Plastic packaging in Hong Kong supermarkets is inconsistent and often excessive, Greenpeace survey shows

Plastic packaging in Hong Kong supermarkets is inconsistent and often excessive, Greenpeace survey shows

Local supermarkets sometimes add more plastic to already packaged products from suppliers

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Plastic wrapping in Wellcome Supermarket.
Photo: Susan Ramsay/SCMP

Hong Kong’s supermarkets are inconsistent in their use of plastic wrapping for produce across their stores and even add extra layers to existing packaging from suppliers, environmental watchdog Greenpeace has found.

The findings were made after Greenpeace ran a survey in April which revealed 70 per cent of consumers preferred shopping in plastic-free supermarkets.

In June, the green group followed up with a survey on the use of plastic wrap for fresh produce and cooked foods at 56 supermarket outlets, including Wellcome, ParknShop, Fusion, U Select, Market Place by Jasons, Vanguard, International, Taste, Aeon, Yata, Marks & Spencer and City’super.

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Greenpeace gathered 125 volunteers to count how many layers of plastic were used to wrap fruits, pre-cut fruits, vegetables, bread and cooked food sold in supermarkets.

At least half of more than 12,100 products analysed had packaging added in store, said Chan Hall-sion, a Greenpeace campaigner, at a press conference on Wednesday.

“We also found the same supermarket chain may use different amounts of plastic wrap for the same product in various store locations, while some may even have left the product unwrapped,” said Chan.

At Wellcome, the chain with the most outlets across the city, volunteers found ginger sold unwrapped in one store, while other stores sold it wrapped in one or two layers of cling wrap.

A gift pack of peaches photographed in a supermarket which includes up to 22 individual pieces of plastic packaging.
Photo: Handout

Just four outlets of Japanese supermarket chain City’super were found to be using most of the total surveyed plastic.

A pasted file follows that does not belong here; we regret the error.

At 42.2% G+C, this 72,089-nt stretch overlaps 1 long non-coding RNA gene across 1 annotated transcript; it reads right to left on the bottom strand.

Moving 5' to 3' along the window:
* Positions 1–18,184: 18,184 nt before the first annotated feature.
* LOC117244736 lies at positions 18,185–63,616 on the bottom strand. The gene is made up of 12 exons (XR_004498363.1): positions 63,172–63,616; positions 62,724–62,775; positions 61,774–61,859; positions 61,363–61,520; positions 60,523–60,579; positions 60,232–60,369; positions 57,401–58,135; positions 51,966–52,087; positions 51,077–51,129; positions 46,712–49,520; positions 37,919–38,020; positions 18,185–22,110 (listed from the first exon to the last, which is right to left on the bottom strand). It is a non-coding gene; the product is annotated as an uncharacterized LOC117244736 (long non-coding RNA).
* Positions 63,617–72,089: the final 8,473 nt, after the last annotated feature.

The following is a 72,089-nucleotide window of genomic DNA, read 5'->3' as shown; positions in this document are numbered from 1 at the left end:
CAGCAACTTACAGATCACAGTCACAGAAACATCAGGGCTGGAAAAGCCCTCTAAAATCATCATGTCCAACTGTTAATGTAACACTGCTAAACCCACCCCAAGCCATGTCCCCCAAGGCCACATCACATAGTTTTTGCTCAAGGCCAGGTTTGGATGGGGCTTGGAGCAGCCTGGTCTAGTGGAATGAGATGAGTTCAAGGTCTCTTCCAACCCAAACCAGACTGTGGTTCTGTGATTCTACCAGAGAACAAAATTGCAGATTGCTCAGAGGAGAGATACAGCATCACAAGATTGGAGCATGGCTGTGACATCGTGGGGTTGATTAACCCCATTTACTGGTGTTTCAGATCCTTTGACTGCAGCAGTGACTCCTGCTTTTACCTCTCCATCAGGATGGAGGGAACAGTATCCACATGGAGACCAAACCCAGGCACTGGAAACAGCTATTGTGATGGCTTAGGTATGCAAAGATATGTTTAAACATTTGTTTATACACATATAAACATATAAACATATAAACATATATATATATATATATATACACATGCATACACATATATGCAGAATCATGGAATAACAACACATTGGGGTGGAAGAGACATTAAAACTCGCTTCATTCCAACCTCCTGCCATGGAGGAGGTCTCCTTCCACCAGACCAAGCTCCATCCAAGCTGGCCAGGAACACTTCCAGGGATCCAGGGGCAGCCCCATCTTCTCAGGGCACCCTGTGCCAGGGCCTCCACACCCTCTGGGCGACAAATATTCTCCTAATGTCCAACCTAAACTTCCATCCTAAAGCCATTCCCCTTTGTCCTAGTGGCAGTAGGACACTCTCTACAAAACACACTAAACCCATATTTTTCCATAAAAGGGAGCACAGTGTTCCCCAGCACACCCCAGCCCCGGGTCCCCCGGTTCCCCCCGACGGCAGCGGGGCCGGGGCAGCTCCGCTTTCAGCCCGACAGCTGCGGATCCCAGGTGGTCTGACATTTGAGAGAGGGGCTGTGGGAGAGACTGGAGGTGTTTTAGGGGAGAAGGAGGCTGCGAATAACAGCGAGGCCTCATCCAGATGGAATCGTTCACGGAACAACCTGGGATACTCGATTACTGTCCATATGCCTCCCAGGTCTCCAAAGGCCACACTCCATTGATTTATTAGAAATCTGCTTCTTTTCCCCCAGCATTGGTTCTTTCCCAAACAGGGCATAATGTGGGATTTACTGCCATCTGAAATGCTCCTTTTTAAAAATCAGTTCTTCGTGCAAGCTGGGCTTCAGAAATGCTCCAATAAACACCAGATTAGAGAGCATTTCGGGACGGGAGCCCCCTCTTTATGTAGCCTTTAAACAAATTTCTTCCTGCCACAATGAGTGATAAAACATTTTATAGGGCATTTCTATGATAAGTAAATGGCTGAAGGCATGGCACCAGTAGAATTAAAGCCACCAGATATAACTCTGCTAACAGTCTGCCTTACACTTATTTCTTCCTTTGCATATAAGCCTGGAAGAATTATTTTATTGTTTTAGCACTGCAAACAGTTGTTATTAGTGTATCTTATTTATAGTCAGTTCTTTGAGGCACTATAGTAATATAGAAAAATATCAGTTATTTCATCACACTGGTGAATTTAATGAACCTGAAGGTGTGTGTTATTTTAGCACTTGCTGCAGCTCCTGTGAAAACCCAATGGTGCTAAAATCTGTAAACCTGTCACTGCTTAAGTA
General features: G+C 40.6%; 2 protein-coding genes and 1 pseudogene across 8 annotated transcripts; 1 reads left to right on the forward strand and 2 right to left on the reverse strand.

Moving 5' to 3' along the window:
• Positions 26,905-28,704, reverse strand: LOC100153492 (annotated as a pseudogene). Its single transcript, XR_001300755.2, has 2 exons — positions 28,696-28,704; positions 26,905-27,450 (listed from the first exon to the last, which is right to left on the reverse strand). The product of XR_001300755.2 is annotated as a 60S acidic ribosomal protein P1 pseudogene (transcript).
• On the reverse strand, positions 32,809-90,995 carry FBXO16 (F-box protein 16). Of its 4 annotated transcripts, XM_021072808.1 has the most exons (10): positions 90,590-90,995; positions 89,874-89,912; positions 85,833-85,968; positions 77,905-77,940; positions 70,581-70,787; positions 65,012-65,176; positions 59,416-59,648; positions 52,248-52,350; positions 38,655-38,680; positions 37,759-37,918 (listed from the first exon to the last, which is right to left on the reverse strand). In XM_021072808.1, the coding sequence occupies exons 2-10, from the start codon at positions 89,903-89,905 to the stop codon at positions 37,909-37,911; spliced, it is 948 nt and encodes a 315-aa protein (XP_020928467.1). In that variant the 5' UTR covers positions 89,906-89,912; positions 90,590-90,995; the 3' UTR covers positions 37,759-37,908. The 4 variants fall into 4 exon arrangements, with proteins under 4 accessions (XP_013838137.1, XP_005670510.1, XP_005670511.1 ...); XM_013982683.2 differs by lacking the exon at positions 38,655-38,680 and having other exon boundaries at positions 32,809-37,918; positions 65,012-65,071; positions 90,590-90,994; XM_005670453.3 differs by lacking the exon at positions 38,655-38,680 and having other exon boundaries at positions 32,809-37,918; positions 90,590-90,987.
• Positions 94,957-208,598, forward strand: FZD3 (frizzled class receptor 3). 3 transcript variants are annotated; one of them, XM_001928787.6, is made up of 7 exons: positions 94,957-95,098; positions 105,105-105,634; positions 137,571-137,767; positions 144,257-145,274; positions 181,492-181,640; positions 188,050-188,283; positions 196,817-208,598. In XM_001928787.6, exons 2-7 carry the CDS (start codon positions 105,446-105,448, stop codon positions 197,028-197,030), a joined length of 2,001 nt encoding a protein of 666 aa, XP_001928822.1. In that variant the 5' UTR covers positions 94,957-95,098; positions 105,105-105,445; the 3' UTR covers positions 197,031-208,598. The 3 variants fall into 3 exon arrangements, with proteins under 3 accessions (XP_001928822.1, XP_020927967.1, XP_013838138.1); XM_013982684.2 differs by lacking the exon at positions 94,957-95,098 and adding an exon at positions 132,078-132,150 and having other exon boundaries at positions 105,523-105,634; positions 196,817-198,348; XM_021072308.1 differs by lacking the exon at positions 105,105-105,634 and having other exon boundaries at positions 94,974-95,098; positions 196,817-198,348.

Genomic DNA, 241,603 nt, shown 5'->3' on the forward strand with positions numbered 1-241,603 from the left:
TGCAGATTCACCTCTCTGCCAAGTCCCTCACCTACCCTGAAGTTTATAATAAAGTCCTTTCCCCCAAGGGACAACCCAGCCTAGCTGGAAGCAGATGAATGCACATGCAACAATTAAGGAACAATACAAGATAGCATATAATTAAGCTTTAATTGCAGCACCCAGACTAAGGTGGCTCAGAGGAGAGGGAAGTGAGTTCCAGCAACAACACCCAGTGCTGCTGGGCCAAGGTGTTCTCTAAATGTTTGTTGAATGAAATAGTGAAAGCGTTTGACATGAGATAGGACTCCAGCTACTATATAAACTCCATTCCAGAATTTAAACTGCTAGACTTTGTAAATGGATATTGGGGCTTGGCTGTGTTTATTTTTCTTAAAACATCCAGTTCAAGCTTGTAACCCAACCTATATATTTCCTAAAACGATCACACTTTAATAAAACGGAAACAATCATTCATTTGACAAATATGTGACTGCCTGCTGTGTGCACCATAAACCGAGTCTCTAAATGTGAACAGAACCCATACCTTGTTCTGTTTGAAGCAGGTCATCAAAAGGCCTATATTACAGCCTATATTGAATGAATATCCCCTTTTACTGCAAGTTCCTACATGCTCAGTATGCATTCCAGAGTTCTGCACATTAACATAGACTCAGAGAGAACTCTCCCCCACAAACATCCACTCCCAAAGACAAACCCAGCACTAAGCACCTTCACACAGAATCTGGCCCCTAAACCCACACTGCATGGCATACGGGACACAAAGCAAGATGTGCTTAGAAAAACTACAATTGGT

Chan unwrapped a bag of grapes at the press conference to reveal the store had added cling wrap and a box to an already packaged product.

Another such case was a gift box of peaches sold by City’super, which included at least 20 separate pieces of plastic including fruit netting and a clear plastic casing over cardboard box.

“We also noticed many of the plastic wrapping or boxes were unlabelled, which makes it harder for customers to recycle. Hong Kong may not even have the right facilities to recycle it,” Chan said.

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“Considering most of the plastic is added in store, the supermarkets should be able to eliminate most of the plastic wrapping quite easily,” she added.

Greenpeace said it had sent letters to the chains demanding transparency in the amount of plastic they used.

A spokesperson for Wellcome said the chain was “taking progressive steps” to reduce plastic use in its fresh food centres, including asking staff to pack fruit and vegetables based on actual needs.

“We are also working with suppliers to reduce plastic packaging. But we need to package certain food products to preserve their quality, hygiene and freshness.”

A. S. Watson Group, which owns chains such as ParknShop and Taste and Fusion, said ParknShop had set up an internal task force and was actively working with suppliers to reduce plastic wraps and explore recyclable packaging.

It also said fruit and vegetables packaged by ParknShop only accounted for 10 per cent of the produce it sold, of which 90 per cent were imported and half of those pre-packed in their countries of origin.

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